Saturday, December 26, 2009

Twas the Day After Christmas

and all through the shop there were visitors visiting and browsing around.  It was hustling and bustling throughout the downtown, as overstuffed people walked off each extra Christmas pound.  They shopped for themselves, and wanted some glass, artistically crafted and artfully made.   We welcomed them pleasantly, eyes all aglow, hoping to finish the year with nothing more displayed.
The shelves would be empty and ready for the New Year, when all the new art would suddenly appear!

Saturday, December 19, 2009

Holidays in this season...Part Two Christmas

 Cape Fear Community College Musicians performing at the Cotton Exchange
Six days away...people scurrying through shops...visiting friends...wrapping gifts...baking cookies...finding family recipes...shipping last minute...fighting traffic...singing carols...writing cards...packing suitcases...throwing parties...watching football...stressing out 
take time to understand...

reprinted from wikipedia

Christmas or Christmas Day is an annual holiday, celebrated on December 25, and commemorates the birth of Jesus of Nazareth. Christmas is central to the Christmas and holiday season, and in Christianity marks the beginning of the larger season of Christmastide, which lasts twelve days.  The remembrance and re-enactment of the Nativity in the Christian celebration of Christmas signifies the belief that Jesus is the "Christ" or Messiah promised by the Old Testament. The main religious celebration among members of the Catholic Church and other Christian groups is the Church service at midnight on Christmas Eve or on the morning of Christmas Day. During the forty days leading up to Christmas, the Eastern Orthodox Church practices the nativity Fast, while the majority of Christian congregations (including the Catholic Church, the Anglican Communion, many Mainline churches, and Baptists) begin observing the liturgical season of Advent four Sundays before Christmas—both are seen as times of spiritual cleansing, recollection and renewal to prepare for the celebration of the birth of Jesus.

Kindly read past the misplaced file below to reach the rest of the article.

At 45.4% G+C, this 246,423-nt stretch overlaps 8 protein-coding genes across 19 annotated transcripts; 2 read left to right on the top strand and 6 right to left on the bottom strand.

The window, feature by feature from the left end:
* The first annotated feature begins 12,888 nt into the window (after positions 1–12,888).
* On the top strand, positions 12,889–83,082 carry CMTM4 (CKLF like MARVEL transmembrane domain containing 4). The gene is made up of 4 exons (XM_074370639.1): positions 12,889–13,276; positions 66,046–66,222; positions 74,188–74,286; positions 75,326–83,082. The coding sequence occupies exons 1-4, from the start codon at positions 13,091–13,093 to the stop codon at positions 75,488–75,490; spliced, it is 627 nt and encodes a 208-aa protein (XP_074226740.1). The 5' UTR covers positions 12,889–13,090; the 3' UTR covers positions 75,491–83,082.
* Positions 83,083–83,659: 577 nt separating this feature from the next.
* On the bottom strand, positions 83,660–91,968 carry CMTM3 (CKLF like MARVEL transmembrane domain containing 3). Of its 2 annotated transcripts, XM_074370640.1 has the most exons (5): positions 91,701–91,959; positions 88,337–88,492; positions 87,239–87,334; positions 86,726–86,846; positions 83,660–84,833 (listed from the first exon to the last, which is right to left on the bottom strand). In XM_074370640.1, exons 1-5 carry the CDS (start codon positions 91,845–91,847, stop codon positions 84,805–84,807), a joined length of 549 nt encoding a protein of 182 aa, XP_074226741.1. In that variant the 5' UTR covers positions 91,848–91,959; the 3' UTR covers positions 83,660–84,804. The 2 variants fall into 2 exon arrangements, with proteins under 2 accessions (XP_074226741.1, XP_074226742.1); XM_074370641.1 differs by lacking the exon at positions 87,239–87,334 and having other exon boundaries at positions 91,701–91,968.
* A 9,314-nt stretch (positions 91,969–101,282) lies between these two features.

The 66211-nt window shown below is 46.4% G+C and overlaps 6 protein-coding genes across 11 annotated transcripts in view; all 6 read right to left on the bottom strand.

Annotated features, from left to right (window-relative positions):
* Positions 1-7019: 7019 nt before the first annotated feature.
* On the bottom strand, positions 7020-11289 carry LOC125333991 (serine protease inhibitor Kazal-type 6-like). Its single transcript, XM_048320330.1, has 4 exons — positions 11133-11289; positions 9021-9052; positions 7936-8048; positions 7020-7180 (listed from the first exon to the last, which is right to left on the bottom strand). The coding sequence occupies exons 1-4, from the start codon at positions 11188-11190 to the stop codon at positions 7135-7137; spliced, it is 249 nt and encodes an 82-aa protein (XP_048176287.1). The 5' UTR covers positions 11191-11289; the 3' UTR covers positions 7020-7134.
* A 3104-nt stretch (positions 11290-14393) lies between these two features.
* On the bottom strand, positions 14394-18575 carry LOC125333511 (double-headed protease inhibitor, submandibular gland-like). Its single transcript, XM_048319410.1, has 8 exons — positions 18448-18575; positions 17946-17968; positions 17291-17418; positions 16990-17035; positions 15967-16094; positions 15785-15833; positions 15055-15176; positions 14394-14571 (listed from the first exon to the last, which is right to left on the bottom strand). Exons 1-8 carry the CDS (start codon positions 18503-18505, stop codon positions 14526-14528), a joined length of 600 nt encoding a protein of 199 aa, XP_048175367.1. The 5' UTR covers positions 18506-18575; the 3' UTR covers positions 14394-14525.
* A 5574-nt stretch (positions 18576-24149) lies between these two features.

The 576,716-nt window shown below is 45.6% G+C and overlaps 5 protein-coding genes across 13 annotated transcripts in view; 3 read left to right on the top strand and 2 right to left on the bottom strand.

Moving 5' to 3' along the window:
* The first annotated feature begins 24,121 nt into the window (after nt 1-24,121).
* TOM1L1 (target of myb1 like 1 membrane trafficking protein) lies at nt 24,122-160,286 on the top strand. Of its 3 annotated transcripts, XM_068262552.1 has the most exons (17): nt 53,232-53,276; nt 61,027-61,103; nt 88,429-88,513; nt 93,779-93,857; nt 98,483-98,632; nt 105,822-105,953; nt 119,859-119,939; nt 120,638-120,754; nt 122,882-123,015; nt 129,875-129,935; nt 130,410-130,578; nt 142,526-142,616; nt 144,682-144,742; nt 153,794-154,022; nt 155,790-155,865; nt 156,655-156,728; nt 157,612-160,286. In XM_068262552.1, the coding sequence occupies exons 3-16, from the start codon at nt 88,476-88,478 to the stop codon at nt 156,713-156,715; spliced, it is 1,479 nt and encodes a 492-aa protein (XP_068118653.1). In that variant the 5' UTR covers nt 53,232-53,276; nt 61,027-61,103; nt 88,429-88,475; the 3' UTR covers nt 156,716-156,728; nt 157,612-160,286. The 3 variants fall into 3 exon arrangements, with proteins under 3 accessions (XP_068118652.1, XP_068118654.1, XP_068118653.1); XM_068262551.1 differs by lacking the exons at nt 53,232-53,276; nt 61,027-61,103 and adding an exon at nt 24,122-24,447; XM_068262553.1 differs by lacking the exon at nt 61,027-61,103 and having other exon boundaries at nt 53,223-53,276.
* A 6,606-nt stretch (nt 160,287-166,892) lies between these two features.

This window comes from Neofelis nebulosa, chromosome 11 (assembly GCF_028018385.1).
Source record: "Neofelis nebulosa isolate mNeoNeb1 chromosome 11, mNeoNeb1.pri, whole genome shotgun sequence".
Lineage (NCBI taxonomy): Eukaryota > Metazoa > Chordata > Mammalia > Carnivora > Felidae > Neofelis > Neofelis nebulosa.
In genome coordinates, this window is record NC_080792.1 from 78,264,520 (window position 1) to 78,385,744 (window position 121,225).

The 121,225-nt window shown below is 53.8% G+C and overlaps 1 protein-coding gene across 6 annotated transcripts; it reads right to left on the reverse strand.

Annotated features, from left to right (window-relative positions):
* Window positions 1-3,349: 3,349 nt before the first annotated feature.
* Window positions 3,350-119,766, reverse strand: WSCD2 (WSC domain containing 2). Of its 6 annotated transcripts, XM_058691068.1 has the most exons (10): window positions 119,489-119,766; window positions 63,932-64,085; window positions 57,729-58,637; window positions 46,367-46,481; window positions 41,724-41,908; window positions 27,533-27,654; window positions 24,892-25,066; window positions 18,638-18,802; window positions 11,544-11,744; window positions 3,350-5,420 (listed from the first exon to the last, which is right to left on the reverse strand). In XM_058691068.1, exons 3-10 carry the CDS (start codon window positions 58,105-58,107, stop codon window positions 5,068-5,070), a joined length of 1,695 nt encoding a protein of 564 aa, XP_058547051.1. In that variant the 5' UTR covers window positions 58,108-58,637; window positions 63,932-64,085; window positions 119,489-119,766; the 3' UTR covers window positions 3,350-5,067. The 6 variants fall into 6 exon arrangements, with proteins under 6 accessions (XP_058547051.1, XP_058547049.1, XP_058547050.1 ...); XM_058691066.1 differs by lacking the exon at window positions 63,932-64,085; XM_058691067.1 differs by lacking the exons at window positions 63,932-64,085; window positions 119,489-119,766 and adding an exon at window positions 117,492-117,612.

Christmastide is one of the seasons of the liturgical year of most Christian churches. It tends to be defined (with slight variations) as the period from Christmas Eve to the evening of January 5th, the day before Epiphany. This period is also commonly known as the Twelve Days of Christmas, as referred to in the Christmas carol of the same name, or Yuletide, as in "Deck the Halls".
In the Church of England, however, Christmastide includes Epiphany and ends at Candlemas in early February, which celebrates the Presentation of Jesus Christ at the Temple. This is in keeping with the traditional liturgical significance of Forty Days. In the Roman Catholic Church, since Vatican II in the early 1960s, the Christmas season runs a shorter period, from Christmas Eve evening to the Sunday after Epiphany, the commemoration of the Baptism of the Lord, after which Ordinary Time begins.
During the season, various festivities are traditionally enjoyed and buildings decorated. In some countries, by superstition it has become bad luck to leave the decorations up after Twelfth Night.